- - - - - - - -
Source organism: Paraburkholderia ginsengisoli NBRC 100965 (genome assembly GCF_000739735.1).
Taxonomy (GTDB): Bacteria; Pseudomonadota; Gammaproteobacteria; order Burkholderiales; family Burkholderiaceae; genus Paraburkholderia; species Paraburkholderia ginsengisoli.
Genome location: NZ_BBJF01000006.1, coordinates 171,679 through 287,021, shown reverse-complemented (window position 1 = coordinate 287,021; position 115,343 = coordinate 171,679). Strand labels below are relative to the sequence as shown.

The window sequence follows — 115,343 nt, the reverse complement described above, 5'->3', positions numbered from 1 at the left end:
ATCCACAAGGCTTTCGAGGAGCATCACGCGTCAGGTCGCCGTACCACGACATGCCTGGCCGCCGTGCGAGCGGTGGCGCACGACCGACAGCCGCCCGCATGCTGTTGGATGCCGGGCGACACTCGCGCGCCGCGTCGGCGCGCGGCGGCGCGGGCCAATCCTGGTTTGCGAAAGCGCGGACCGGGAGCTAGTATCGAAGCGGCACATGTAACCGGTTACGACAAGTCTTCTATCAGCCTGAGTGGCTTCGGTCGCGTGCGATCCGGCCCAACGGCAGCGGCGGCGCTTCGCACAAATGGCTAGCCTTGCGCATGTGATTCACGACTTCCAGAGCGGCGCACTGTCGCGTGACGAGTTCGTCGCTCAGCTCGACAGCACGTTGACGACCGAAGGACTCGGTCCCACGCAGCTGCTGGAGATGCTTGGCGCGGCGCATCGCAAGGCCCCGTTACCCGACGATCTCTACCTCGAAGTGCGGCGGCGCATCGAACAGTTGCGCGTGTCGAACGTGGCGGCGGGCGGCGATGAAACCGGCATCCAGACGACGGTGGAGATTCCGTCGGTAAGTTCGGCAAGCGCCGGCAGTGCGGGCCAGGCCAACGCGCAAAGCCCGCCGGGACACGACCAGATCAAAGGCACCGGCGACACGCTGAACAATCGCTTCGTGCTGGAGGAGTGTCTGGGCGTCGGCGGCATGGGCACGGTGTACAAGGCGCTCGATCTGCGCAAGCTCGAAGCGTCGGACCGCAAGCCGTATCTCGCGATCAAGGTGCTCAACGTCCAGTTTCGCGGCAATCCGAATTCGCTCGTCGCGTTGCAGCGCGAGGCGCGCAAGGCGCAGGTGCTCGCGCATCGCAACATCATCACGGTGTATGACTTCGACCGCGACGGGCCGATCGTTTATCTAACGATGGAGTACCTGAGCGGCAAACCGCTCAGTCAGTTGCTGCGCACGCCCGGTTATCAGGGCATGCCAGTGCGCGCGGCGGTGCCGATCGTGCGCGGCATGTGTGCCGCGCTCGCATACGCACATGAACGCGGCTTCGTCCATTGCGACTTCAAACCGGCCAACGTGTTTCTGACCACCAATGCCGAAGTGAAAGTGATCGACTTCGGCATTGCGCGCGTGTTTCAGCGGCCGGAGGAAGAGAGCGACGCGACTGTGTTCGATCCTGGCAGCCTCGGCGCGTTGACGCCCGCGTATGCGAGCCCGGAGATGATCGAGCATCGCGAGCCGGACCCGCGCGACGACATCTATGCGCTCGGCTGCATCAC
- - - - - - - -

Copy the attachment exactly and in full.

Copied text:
Source organism: Paraburkholderia ginsengisoli NBRC 100965 (genome assembly GCF_000739735.1).
Taxonomy (GTDB): Bacteria; Pseudomonadota; Gammaproteobacteria; order Burkholderiales; family Burkholderiaceae; genus Paraburkholderia; species Paraburkholderia ginsengisoli.
Genome location: NZ_BBJF01000006.1, coordinates 171,679 through 287,021, shown reverse-complemented (window position 1 = coordinate 287,021; position 115,343 = coordinate 171,679). Strand labels below are relative to the sequence as shown.

The window sequence follows — 115,343 nt, the reverse complement described above, 5'->3', positions numbered from 1 at the left end:
ATCCACAAGGCTTTCGAGGAGCATCACGCGTCAGGTCGCCGTACCACGACATGCCTGGCCGCCGTGCGAGCGGTGGCGCACGACCGACAGCCGCCCGCATGCTGTTGGATGCCGGGCGACACTCGCGCGCCGCGTCGGCGCGCGGCGGCGCGGGCCAATCCTGGTTTGCGAAAGCGCGGACCGGGAGCTAGTATCGAAGCGGCACATGTAACCGGTTACGACAAGTCTTCTATCAGCCTGAGTGGCTTCGGTCGCGTGCGATCCGGCCCAACGGCAGCGGCGGCGCTTCGCACAAATGGCTAGCCTTGCGCATGTGATTCACGACTTCCAGAGCGGCGCACTGTCGCGTGACGAGTTCGTCGCTCAGCTCGACAGCACGTTGACGACCGAAGGACTCGGTCCCACGCAGCTGCTGGAGATGCTTGGCGCGGCGCATCGCAAGGCCCCGTTACCCGACGATCTCTACCTCGAAGTGCGGCGGCGCATCGAACAGTTGCGCGTGTCGAACGTGGCGGCGGGCGGCGATGAAACCGGCATCCAGACGACGGTGGAGATTCCGTCGGTAAGTTCGGCAAGCGCCGGCAGTGCGGGCCAGGCCAACGCGCAAAGCCCGCCGGGACACGACCAGATCAAAGGCACCGGCGACACGCTGAACAATCGCTTCGTGCTGGAGGAGTGTCTGGGCGTCGGCGGCATGGGCACGGTGTACAAGGCGCTCGATCTGCGCAAGCTCGAAGCGTCGGACCGCAAGCCGTATCTCGCGATCAAGGTGCTCAACGTCCAGTTTCGCGGCAATCCGAATTCGCTCGTCGCGTTGCAGCGCGAGGCGCGCAAGGCGCAGGTGCTCGCGCATCGCAACATCATCACGGTGTATGACTTCGACCGCGACGGGCCGATCGTTTATCTAACGATGGAGTACCTGAGCGGCAAACCGCTCAGTCAGTTGCTGCGCACGCCCGGTTATCAGGGCATGCCAGTGCGCGCGGCGGTGCCGATCGTGCGCGGCATGTGTGCCGCGCTCGCATACGCACATGAACGCGGCTTCGTCCATTGCGACTTCAAACCGGCCAACGTGTTTCTGACCACCAATGCCGAAGTGAAAGTGATCGACTTCGGCATTGCGCGCGTGTTTCAGCGGCCGGAGGAAGAGAGCGACGCGACTGTGTTCGATCCTGGCAGCCTCGGCGCGTTGACGCCCGCGTATGCGAGCCCGGAGATGATCGAGCATCGCGAGCCGGACCCGCGCGACGACATCTATGCGCTCGGCTGCATCAC